Global donors pledge $1.8bn as Jordan goes through economic transition

Global donors pledge $1.8bn as Jordan goes through economic transition
Britain's Queen Elizabeth II poses for a photograph with Crown Prince Hussein of Jordan (L), Queen Rania of Jordan (2nd L) and King Abdullah II of Jordan (2nd R) and Britain's Princess Anne, Princess Royal (R), during a private audience at Buckingham Palace in central London, on February 28, 2019. (AFP)
Updated 09 March 2019

Global donors pledge $1.8bn as Jordan goes through economic transition

Global donors pledge $1.8bn as Jordan goes through economic transition
  • Jordan is at a transition point and it’s economy has been growing steadily for the past couple of years
  • But now there is a huge growth potential, according to the UN

LONDON: Jordan will introduce a slew of economic reforms to help its subsidy-supported economy escape the crippling burden of taking in more than a million refugees.
But planners must ensure that well-meaning policies do not punish the people they aim to protect, warn analysts. 
International donors last week pledged over $1.8 billion as part of the London Initiative at the Jordan: Growth and Opportunity conference, hosted by the UK government. Britain also announced it was underwriting a $250 million World Bank loan to make it easier for Jordan to borrow at lower interest rates. 
“We at the UN would like to be part of this journey and partner with the private sector to generate even more investments for the Jordanian economy,” said Nikolaj Gilbert, director of Partnerships Practice Group at the UN Office for Project Services (UNOPS).
“Jordan is at a transition point and it’s economy has been growing steadily for the past couple of years but now there is a huge growth potential,” Gilbert said.
Gilbert said that the UN and UNOPS will help bring in investments into Jordan by introducing de-risking projects and help convince institutional investors that Jordan is the place to go because the workforce is extremely capable and qualified.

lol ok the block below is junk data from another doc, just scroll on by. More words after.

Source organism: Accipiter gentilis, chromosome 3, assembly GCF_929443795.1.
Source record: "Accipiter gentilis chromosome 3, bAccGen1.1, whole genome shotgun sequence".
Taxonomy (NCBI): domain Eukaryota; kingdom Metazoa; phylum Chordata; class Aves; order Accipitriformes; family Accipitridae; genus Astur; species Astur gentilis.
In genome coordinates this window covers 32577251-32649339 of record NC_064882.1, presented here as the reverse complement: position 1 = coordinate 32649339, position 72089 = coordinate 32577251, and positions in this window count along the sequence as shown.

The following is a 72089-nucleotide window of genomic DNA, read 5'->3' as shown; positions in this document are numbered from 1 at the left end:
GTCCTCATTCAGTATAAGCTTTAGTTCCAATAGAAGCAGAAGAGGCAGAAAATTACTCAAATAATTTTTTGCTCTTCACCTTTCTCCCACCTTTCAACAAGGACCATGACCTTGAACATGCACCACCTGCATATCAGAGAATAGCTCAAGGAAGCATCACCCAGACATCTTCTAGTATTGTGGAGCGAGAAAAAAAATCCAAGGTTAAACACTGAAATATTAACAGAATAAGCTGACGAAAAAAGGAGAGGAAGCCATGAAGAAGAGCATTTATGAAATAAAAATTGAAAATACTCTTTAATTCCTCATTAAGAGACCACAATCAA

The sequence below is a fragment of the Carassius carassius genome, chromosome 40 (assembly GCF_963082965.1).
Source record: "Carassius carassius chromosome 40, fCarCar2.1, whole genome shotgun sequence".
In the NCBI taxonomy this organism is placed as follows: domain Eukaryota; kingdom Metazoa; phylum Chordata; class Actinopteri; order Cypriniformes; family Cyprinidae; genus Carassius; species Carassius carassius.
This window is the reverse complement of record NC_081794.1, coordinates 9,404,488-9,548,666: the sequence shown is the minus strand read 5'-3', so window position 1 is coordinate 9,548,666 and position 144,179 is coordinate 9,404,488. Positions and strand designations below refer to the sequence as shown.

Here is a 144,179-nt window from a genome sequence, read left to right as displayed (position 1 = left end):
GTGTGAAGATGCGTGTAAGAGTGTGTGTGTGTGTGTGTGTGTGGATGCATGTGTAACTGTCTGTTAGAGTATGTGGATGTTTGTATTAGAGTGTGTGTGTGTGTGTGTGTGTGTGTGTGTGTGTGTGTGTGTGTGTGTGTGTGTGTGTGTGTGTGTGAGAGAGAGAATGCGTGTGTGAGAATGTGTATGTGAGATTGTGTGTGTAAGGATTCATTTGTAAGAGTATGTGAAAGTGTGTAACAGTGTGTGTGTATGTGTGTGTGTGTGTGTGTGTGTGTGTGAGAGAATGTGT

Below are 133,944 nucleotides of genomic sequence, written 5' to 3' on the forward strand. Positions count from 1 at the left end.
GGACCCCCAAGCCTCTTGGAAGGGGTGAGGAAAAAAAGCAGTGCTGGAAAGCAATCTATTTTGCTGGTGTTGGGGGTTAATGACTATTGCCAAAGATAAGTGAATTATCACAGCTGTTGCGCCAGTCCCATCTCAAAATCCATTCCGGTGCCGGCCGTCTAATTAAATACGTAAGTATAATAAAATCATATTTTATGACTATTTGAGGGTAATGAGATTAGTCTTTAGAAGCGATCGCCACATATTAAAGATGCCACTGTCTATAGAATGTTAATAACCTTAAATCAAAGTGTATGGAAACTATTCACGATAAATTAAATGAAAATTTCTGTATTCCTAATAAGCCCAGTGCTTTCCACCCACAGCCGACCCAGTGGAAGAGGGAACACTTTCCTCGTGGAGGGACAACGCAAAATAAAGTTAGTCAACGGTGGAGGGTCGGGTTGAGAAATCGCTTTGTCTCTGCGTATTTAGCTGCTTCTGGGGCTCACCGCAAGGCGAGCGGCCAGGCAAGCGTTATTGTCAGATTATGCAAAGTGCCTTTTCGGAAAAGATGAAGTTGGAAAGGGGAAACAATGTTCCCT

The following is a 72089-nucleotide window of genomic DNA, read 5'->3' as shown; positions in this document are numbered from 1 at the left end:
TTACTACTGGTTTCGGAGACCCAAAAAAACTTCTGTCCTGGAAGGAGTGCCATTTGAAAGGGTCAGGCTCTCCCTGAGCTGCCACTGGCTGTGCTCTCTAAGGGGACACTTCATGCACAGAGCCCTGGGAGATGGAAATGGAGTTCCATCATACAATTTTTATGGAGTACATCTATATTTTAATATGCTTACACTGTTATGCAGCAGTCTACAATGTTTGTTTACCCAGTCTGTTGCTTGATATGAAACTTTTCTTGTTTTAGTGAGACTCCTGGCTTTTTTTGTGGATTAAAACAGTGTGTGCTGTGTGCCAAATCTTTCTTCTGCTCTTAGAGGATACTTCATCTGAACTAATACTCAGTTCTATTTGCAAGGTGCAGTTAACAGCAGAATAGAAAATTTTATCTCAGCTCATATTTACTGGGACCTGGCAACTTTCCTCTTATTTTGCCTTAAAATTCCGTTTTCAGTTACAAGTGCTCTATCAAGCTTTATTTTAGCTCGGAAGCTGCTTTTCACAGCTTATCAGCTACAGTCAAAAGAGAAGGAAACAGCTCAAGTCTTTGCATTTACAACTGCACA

“We are here to support education and equip schools with technology and teaching materials so that the Jordanian and the Syrian population and the refugees in Jordan can attend schools and have quality education.




Young Syrian refugees carry their chairs into a classroom at a UNICEF-run school in the al-Zaatari refugee camp in the Jordanian city of Mafraq. (AFP)

“Beyond that we are also doing ICT projects and empowering women through training programs for start-ups, where the women in Jordan can also help to create a positive change in the Jordanian economy,” he said.
UNOPS helps Jordan’s government and its international partners to respond to the impact of the Syrian crisis.
“Beyond that we are also doing ICT projects and empowering women through training programs for start-ups, where the women in Jordan can also help to create a positive change in the Jordanian economy,” he said.
Jordan’s economy has been battered by the fallout from conflicts in neighboring Syria and Iraq. The country has taken in hundreds of thousands of Syrian refugees and has the second-highest share of refugees compared to population in the world.
At the same time, tax hikes introduced to meet International Monetary Fund (IMF) targets to reduce Jordan’s debt burden have triggered widespread protests.




Jordanian police face off demonstrators during a protest near the prime minister’s office in Amman, Jordan, on June 6, 2018. (AFP)

Now the country is picking up the pace of reform, according to information minister Jumana Ghuneimat.
“We have a program with the World Bank for the next five years to implement many reforms and steps to remove the challenges that are facing investment in Jordan and provide a friendly investment environment to have growth in the future and to build a real opportunity for Jordan,” she said.
Over the past decade, Jordan has pursued a number of sometimes painful structural reforms in education and health, as well as privatization and liberalization. The kingdom has also introduced social protection systems and reformed subsidies, creating the conditions for public-private partnerships in infrastructure and making tax reforms. 
However, further progress is needed so that such reforms lead to concrete outcomes.
The Jordan-World Bank program aims to raise economic participation for women, reduce the cost of fuel and make the Jordanian economy more competitive in the region. 
“We want to tell the international community that Jordan has the capacity and skills to work in the civil sectors and especially in the services sector,” the information minister said.
The World Bank is optimistic about Jordan’s economic future and is committed to the five-year IMF-backed economic consolidation program that includes implementing tough reforms.